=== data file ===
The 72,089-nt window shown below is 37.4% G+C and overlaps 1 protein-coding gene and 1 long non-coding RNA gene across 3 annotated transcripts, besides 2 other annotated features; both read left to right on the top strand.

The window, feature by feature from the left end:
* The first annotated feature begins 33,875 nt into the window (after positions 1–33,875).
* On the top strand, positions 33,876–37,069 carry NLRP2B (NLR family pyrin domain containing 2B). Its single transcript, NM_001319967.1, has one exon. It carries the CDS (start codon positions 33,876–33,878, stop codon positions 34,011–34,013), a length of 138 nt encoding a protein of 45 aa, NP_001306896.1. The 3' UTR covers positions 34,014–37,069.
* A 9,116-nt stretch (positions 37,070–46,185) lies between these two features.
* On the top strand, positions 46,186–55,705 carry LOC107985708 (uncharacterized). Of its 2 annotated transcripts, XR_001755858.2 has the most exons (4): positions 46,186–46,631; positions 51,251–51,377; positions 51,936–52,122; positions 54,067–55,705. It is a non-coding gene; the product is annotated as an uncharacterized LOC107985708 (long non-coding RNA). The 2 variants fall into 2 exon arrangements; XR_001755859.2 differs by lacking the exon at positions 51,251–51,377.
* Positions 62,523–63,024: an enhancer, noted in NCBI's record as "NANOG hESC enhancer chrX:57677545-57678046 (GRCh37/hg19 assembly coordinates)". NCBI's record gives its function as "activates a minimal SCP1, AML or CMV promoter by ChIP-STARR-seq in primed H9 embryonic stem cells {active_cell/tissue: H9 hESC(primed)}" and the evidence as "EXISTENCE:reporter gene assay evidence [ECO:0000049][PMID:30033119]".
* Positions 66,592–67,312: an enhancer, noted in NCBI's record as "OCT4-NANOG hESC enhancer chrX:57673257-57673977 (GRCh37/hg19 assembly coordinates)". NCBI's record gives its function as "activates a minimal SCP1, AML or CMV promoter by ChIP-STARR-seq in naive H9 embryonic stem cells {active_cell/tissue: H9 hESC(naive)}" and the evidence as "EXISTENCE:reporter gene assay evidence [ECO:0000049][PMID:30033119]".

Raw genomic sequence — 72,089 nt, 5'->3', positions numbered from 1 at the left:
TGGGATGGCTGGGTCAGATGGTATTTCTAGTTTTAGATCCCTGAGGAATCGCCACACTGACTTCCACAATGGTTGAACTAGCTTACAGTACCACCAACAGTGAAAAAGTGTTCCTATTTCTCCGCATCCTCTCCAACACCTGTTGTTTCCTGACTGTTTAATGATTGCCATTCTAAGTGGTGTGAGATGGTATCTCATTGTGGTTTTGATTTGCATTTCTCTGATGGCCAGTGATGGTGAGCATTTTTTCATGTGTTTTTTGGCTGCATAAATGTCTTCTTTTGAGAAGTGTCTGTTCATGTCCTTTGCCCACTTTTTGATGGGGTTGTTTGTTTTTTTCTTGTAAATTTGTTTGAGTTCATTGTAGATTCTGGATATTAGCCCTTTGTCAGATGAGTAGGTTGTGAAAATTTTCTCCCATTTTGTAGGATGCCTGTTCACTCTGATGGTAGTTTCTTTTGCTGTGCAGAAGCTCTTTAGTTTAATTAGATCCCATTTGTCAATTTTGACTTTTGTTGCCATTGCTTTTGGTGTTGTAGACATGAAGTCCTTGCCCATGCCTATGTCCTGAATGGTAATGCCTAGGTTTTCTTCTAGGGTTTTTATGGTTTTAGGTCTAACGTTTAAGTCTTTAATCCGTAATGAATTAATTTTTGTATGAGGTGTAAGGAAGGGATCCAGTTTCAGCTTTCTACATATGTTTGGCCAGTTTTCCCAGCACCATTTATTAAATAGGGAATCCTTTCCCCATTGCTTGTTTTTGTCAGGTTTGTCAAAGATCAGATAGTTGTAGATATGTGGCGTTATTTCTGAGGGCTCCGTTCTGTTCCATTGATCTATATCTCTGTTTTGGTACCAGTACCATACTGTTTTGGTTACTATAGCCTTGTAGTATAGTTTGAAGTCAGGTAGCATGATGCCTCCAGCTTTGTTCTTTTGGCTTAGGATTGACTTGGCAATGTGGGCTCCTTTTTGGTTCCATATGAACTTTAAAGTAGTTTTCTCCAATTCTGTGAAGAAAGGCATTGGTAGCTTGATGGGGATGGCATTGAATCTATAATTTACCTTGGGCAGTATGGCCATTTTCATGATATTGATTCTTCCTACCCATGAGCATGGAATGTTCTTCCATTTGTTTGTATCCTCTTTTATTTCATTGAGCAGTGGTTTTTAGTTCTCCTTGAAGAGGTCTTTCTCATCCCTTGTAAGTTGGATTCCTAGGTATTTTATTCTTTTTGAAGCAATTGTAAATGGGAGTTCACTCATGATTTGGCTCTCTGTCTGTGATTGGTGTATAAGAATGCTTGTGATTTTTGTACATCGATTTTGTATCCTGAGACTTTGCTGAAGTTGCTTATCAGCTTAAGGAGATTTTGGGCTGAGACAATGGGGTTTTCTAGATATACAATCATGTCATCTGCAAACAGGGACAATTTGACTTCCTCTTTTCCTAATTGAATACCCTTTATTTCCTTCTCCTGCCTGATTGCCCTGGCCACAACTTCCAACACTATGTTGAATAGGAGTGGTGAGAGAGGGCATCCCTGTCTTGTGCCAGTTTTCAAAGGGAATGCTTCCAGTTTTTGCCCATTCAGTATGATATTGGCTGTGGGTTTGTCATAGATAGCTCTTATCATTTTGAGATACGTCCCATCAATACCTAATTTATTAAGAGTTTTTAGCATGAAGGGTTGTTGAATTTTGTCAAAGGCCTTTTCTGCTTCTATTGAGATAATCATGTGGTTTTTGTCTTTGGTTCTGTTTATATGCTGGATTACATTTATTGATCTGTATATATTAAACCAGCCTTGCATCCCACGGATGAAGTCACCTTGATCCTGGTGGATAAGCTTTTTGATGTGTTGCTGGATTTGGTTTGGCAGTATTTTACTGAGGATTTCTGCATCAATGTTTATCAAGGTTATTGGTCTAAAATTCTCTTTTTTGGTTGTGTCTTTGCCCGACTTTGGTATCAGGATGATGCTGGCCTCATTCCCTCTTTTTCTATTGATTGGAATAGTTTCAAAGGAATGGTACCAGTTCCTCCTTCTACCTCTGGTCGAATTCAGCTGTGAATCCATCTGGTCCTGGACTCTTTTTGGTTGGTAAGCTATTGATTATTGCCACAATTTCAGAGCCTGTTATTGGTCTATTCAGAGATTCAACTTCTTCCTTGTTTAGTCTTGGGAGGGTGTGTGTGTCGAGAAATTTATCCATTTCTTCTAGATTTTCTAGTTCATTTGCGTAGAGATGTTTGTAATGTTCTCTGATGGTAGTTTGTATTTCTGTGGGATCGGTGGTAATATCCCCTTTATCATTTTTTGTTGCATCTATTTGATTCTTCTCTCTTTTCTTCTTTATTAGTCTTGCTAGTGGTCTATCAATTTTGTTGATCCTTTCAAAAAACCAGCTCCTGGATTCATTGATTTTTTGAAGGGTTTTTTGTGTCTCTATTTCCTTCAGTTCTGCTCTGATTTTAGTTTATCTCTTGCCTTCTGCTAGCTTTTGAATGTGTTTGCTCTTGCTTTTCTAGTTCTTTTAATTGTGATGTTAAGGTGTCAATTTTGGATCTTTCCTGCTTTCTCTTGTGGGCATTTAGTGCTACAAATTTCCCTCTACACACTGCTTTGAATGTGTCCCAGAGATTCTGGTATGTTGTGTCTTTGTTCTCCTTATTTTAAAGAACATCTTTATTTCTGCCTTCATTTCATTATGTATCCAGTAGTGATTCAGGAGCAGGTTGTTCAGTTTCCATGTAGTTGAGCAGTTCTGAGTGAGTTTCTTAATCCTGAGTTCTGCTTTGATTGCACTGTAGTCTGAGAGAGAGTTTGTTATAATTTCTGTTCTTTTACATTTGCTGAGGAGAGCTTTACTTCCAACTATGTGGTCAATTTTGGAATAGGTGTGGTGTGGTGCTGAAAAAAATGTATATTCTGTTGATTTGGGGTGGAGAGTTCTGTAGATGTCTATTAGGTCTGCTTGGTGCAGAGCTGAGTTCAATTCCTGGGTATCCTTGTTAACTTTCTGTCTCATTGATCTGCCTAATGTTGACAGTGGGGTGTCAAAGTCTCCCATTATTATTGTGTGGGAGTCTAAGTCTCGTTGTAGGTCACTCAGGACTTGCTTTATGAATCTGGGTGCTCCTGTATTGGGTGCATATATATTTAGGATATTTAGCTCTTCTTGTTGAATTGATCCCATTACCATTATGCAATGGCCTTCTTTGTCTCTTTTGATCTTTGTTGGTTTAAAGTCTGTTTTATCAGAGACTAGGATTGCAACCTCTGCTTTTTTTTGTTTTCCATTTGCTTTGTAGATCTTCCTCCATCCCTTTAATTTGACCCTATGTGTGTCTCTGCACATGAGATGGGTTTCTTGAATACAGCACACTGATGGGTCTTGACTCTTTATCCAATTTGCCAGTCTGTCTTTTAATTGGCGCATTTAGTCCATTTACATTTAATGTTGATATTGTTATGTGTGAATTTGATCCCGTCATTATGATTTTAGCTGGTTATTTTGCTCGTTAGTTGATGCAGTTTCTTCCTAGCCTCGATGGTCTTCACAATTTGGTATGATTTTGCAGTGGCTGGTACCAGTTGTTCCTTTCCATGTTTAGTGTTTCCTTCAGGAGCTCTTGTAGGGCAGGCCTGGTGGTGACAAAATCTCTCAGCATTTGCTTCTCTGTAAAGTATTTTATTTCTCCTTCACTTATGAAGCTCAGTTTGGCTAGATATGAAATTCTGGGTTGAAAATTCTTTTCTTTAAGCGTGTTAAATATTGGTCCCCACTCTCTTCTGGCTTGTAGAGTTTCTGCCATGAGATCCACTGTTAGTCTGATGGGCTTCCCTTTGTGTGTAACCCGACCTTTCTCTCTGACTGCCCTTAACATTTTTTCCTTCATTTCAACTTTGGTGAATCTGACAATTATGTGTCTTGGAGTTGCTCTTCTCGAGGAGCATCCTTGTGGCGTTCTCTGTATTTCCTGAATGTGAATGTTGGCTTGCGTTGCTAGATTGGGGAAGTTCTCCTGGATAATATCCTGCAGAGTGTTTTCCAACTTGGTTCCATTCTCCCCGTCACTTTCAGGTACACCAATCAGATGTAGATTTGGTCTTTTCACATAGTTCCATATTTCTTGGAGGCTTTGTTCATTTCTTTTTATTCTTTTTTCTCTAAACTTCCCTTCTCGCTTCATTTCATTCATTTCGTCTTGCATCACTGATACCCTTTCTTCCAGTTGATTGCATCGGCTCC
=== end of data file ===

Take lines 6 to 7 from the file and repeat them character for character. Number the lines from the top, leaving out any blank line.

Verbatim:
* On the top strand, positions 46,186–55,705 carry LOC107985708 (uncharacterized). Of its 2 annotated transcripts, XR_001755858.2 has the most exons (4): positions 46,186–46,631; positions 51,251–51,377; positions 51,936–52,122; positions 54,067–55,705. It is a non-coding gene; the product is annotated as an uncharacterized LOC107985708 (long non-coding RNA). The 2 variants fall into 2 exon arrangements; XR_001755859.2 differs by lacking the exon at positions 51,251–51,377.
* Positions 62,523–63,024: an enhancer, noted in NCBI's record as "NANOG hESC enhancer chrX:57677545-57678046 (GRCh37/hg19 assembly coordinates)". NCBI's record gives its function as "activates a minimal SCP1, AML or CMV promoter by ChIP-STARR-seq in primed H9 embryonic stem cells {active_cell/tissue: H9 hESC(primed)}" and the evidence as "EXISTENCE:reporter gene assay evidence [ECO:0000049][PMID:30033119]".